Here are our results with the Broadwell i7-5775C in the MSI Z97A Gaming 6 :

Our top result was 4.2 GHz on all cores, reaching 80C. When we selected 4.3 GHz, even with another 0.300 volts, the system would not be stable.

To a number of people, this is very disappointing. Previous Intel architectures have over clocked from 4.4 GHz to 5.0 GHz, so any increase in base performance for Broadwell is overshadowed by the higher frequency possible on older platforms. This has been a recent unfortunate trend in the overclocking performance of Intel’s high end processors since Sandy Bridge:

Intel 24/7 Overclocking Expected Results in MHz
  Stock Speed Good OC Great OC
Sandy Bridge i7 3400 4700 4900
Ivy Bridge i7 3500 4500 4700
Haswell i7 3500 4300 4500
Broadwell i7 3300 4100 4300

Not mentioned in the table, but for Haswell a Devil's Canyon based processor (such as the i7-4790K) could yield an extra +100-200 MHz in temperature limited situations as we found during our testing.

It is worth noting at least two points here. When Intel reduces the process node size, the elements of the processor are smaller and removing the heat generated is more problematic. Some of this can be mitigated through the fundamental design of the processor, such as not having heat generating logic next to each other and then used in the program in quick succession to make a hotspot. However, if a processor is fundamentally designed as a mobile first platform, overclocking may not even be a consideration at the design phase and merely tacked on as a ‘feature’ to certain models at the end.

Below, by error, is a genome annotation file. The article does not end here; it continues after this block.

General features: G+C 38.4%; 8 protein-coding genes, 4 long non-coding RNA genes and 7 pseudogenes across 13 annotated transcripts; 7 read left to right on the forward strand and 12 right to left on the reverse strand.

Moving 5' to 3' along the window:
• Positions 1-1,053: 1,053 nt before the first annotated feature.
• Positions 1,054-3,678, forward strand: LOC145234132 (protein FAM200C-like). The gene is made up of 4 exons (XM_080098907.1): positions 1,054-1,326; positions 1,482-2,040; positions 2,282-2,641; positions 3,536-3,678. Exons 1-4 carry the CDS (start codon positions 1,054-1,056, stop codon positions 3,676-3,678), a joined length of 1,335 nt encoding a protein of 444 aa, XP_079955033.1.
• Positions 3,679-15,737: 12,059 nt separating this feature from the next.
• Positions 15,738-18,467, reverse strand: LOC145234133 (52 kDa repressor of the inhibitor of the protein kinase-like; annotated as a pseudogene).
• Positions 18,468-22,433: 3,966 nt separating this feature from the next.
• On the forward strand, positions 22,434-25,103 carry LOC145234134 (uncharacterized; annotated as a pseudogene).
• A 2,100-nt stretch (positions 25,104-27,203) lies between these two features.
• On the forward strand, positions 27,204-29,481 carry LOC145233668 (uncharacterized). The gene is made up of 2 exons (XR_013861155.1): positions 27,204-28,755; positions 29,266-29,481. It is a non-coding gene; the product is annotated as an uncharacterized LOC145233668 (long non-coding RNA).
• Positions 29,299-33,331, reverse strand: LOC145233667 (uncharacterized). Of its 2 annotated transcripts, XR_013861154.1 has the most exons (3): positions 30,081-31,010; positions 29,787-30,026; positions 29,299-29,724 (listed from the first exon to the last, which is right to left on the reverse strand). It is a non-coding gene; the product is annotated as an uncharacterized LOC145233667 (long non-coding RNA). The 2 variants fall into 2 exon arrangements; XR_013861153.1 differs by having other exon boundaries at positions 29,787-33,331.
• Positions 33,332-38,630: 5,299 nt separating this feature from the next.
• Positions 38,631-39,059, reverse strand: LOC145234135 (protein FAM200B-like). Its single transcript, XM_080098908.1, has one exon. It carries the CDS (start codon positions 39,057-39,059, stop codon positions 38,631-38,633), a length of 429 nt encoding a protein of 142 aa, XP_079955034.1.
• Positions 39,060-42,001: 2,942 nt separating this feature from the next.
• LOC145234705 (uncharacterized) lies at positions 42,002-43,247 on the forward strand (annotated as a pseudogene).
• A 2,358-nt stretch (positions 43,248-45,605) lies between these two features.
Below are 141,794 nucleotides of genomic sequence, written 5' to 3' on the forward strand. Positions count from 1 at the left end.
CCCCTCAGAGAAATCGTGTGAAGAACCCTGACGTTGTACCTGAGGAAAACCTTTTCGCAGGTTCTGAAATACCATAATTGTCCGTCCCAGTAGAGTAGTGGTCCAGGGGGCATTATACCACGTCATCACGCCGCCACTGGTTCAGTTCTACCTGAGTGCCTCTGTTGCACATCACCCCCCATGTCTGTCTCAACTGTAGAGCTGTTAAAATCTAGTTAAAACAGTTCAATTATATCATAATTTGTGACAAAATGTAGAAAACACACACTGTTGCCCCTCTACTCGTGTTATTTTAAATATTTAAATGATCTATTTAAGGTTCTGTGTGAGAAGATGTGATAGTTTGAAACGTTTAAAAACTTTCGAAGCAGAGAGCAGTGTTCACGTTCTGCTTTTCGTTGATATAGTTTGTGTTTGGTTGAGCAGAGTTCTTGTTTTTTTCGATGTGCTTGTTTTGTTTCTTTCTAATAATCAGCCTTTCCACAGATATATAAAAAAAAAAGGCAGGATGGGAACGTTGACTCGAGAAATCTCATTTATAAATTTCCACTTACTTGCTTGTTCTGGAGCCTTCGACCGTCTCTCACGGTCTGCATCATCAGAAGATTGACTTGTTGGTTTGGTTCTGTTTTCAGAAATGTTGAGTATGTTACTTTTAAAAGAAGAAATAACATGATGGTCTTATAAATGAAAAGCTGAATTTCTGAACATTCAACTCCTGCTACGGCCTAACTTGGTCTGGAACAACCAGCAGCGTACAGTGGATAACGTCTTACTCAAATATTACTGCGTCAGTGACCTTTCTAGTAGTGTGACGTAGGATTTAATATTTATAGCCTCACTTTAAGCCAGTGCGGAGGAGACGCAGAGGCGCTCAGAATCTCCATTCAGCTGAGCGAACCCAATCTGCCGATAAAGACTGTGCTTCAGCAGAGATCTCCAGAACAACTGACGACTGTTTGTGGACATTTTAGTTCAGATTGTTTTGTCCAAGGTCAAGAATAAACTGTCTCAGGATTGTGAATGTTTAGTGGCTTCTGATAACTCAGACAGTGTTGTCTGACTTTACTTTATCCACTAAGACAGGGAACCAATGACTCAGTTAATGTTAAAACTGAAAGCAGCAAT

Other methods have been used in the past to increase overclockability, such as changing the thermal interface material between the processor and the heatspreader. Intel did this on its Devil’s Canyon line of processors as a ‘Haswell upgrade’ and most results showed that it afforded another 10ºC of headroom. To that extent, many users interested in getting the most out of their Haswell processors found the best ways to remove a heatspreader (voiding the warranty) but getting better overclocking performance.

With all that said, it is important to consider what we are dealing here with Broadwell. This is a Crystal Well design, which looks like this:

This is an image taken for us when we reviewed the i7-4950HQ, the first Crystal Well based processor aimed specifically for high powered laptops and all-in-one devices. On the left is the processor die, and on the right is the eDRAM die, both on the same package. The thing to note here is that when the heatspreader is applied, different parts of the package will generate different amount of heat. As a result, this needs to be planned in accordance with the design.